Over 50,000 homicides and suicides occur each year. An estimated half of all US households are believed to have a firearm present, making them one of the most ubiquitous consumer products. Our goal was to determine if the manner of storage of a firearm in a home could potentially make a difference in the outcomes of intentional and unintentional injuries involving a firearm; specifically addressing the use of gun safes and devices that block/disable firearm function (trigger locks, cable locks, etc.).
A comprehensive review of the literature was performed. We used Grading of Recommendations Assessment, Development, and Evaluation methodology to assess the breadth and quality of the data specific to our Population, Intervention, Comparator, Outcomes (PICO) questions.
A total of 176 studies were initially identified, then, 120 more added after a subsequent literature review, with 97 removed as duplicates. One hundred ninety-one case reports, case series, and reviews were removed because they did not focus on prevention or did not address our comparators of interest. This left a total of two studies which merited inclusion for PICO 1, should gun locks be used to prevent firearm injuries and six studies which merited inclusion for PICO 2, should safe storage for guns be used to prevent firearm injuries.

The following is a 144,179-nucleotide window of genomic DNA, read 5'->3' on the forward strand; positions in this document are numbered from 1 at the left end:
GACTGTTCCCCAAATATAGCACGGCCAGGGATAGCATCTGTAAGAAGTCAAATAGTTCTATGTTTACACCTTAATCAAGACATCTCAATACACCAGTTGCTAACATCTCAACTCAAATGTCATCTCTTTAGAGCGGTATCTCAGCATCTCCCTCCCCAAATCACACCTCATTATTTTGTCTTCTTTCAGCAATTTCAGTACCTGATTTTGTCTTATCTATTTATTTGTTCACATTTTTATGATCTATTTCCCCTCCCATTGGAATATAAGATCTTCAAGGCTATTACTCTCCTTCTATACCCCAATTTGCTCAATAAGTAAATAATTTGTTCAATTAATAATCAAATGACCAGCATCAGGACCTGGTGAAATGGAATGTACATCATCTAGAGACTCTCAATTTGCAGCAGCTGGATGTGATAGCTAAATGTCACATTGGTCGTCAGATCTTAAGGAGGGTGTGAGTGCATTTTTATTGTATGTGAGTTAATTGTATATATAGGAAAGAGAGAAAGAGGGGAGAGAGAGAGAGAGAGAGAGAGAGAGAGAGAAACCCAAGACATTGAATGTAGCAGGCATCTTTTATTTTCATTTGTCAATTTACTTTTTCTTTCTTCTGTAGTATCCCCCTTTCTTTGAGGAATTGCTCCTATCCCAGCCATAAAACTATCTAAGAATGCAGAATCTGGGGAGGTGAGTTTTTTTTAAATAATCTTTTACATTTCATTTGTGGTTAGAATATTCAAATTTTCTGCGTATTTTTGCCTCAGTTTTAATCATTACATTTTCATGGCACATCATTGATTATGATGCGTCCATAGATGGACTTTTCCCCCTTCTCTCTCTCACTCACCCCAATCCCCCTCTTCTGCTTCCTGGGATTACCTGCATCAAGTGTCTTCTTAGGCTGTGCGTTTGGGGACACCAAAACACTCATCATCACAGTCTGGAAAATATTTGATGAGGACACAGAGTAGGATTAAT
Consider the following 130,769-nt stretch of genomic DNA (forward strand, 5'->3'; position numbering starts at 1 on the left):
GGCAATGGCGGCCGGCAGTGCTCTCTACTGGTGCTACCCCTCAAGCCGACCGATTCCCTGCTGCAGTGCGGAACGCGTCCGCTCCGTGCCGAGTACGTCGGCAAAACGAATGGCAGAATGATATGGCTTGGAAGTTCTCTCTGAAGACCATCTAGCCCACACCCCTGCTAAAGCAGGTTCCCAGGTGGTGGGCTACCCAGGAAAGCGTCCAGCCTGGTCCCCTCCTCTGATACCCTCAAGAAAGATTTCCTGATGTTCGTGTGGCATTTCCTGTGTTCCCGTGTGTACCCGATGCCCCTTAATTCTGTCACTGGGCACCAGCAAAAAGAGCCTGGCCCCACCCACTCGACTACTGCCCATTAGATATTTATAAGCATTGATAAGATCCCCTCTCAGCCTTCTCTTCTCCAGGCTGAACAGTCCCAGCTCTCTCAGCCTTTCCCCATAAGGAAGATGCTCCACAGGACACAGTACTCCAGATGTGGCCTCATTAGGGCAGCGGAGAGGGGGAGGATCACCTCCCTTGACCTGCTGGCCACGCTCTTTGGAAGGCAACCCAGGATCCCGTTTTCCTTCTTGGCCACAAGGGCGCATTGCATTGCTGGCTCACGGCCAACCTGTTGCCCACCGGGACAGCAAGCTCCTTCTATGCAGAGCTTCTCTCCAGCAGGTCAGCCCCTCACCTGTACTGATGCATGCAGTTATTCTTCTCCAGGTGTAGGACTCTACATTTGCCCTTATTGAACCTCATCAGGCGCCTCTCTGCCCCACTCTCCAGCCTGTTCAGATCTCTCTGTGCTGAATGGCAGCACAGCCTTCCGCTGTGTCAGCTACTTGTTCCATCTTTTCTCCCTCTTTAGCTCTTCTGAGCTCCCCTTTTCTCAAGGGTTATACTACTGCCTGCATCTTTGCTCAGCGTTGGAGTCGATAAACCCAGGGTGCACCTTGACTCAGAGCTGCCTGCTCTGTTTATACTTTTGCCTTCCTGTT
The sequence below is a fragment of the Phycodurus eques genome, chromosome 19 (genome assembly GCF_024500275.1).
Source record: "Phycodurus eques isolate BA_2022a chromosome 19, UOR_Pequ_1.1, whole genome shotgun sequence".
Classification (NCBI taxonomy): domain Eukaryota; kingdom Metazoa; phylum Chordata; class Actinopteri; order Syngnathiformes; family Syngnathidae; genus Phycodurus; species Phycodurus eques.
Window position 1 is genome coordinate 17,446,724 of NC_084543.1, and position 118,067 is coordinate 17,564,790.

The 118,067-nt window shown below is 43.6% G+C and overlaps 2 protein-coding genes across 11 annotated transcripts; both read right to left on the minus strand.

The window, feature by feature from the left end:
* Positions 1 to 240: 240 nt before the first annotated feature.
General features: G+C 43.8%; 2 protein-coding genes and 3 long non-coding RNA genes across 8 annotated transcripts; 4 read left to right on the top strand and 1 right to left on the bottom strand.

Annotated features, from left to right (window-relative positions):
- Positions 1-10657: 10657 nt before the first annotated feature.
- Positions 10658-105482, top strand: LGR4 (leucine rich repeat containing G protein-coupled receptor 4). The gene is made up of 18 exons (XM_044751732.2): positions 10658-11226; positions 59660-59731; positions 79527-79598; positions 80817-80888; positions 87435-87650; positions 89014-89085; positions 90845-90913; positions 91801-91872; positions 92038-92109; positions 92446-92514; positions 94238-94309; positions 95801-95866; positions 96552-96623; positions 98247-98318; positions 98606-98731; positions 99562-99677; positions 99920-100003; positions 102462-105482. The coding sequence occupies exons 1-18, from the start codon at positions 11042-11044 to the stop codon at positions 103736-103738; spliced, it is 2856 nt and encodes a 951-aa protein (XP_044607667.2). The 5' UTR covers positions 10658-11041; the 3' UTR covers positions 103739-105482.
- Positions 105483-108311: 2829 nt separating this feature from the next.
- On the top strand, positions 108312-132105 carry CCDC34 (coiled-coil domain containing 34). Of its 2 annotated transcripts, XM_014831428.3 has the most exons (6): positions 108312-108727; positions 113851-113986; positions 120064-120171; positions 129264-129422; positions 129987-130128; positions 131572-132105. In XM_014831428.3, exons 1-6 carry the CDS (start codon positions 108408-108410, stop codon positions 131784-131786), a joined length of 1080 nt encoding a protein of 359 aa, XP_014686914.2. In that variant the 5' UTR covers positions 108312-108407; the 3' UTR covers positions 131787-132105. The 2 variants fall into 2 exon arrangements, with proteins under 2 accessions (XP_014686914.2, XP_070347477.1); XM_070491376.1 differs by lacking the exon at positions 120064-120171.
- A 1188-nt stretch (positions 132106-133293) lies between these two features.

PICO 1: We conditionally recommend that gun locks be used to prevent unintentional firearm injury. PICO 2: Because of the large effect size and the reasonable quality of available evidence with safe storage of firearms, we recommend safe storage prevent firearm-related injuries.
Systematic review, level III.
From the Injury Prevention Center, Yale-New Haven Hospital (P.V.), New Haven, Connecticut; Division of Trauma/Surgical Critical Care, Rutgers New Jersey Medical School (S.B.), Newark, New Jersey; Department of Trauma Services, Ventura County Medical Center (T.D.), Ventura, California; Department of Surgery, University of Central Florida College of Medicine (P.P.), Orlando, Florida; Department of Surgery, Carolinas Health Care (A.B.C), Charlotte, North Carolina; Department of Trauma, Cook County Hospital (A.D.), Chicago, Illinois; Division of Acute Care Surgical Services, Virginia Commonwealth University (S.G.), Richmond, Virginia; Acute and Critical Care Surgery, Emory University School of Medicine (W.G.), Atlanta, Georgia; Pediatric Surgery and Trauma, University of Massachusetts (M.H.), Boston, Massachusetts; Mission Trauma Services, Mission Hospitals Asheville (W.S.), Asheville, North Carolina; and Trauma, Burn, & Critical Care, University of Washington Harborview Medical Center (B.R.), Seattle, Washington.
Submitted: January 22, 2018, Revised: February 27, 2018, Accepted: March 1, 2018, Published online: March 8, 2018.
Address for reprints: Marie Crandall, MD, University of Florida College of Medicine Jacksonville, 655 W. 8th Street, Jacksonville, FL 32209; email: Marie.email@example.com.